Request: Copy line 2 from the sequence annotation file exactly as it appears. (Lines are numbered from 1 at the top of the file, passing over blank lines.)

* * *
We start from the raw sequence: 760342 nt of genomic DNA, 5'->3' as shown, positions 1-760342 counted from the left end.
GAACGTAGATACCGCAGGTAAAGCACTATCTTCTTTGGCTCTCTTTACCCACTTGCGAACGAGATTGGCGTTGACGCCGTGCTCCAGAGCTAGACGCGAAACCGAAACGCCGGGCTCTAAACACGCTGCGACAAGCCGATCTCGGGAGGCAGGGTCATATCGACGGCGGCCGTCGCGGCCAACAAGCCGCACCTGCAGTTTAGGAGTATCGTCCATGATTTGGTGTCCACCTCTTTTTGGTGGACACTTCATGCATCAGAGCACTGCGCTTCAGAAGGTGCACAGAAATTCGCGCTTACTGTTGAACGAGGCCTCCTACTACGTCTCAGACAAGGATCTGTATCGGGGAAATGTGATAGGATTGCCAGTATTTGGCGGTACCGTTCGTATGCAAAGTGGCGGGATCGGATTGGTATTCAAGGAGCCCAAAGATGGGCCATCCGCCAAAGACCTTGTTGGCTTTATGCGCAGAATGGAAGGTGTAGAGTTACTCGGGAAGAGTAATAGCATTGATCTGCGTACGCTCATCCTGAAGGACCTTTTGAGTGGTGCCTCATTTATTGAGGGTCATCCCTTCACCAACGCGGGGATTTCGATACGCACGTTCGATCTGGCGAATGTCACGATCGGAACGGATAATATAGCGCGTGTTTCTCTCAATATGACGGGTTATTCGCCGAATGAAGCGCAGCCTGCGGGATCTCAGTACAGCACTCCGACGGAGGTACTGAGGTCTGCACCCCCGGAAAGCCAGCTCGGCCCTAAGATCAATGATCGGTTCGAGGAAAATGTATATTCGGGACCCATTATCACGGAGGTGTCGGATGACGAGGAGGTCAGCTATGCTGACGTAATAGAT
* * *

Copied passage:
GAACGTAGATACCGCAGGTAAAGCACTATCTTCTTTGGCTCTCTTTACCCACTTGCGAACGAGATTGGCGTTGACGCCGTGCTCCAGAGCTAGACGCGAAACCGAAACGCCGGGCTCTAAACACGCTGCGACAAGCCGATCTCGGGAGGCAGGGTCATATCGACGGCGGCCGTCGCGGCCAACAAGCCGCACCTGCAGTTTAGGAGTATCGTCCATGATTTGGTGTCCACCTCTTTTTGGTGGACACTTCATGCATCAGAGCACTGCGCTTCAGAAGGTGCACAGAAATTCGCGCTTACTGTTGAACGAGGCCTCCTACTACGTCTCAGACAAGGATCTGTATCGGGGAAATGTGATAGGATTGCCAGTATTTGGCGGTACCGTTCGTATGCAAAGTGGCGGGATCGGATTGGTATTCAAGGAGCCCAAAGATGGGCCATCCGCCAAAGACCTTGTTGGCTTTATGCGCAGAATGGAAGGTGTAGAGTTACTCGGGAAGAGTAATAGCATTGATCTGCGTACGCTCATCCTGAAGGACCTTTTGAGTGGTGCCTCATTTATTGAGGGTCATCCCTTCACCAACGCGGGGATTTCGATACGCACGTTCGATCTGGCGAATGTCACGATCGGAACGGATAATATAGCGCGTGTTTCTCTCAATATGACGGGTTATTCGCCGAATGAAGCGCAGCCTGCGGGATCTCAGTACAGCACTCCGACGGAGGTACTGAGGTCTGCACCCCCGGAAAGCCAGCTCGGCCCTAAGATCAATGATCGGTTCGAGGAAAATGTATATTCGGGACCCATTATCACGGAGGTGTCGGATGACGAGGAGGTCAGCTATGCTGACGTAATAGAT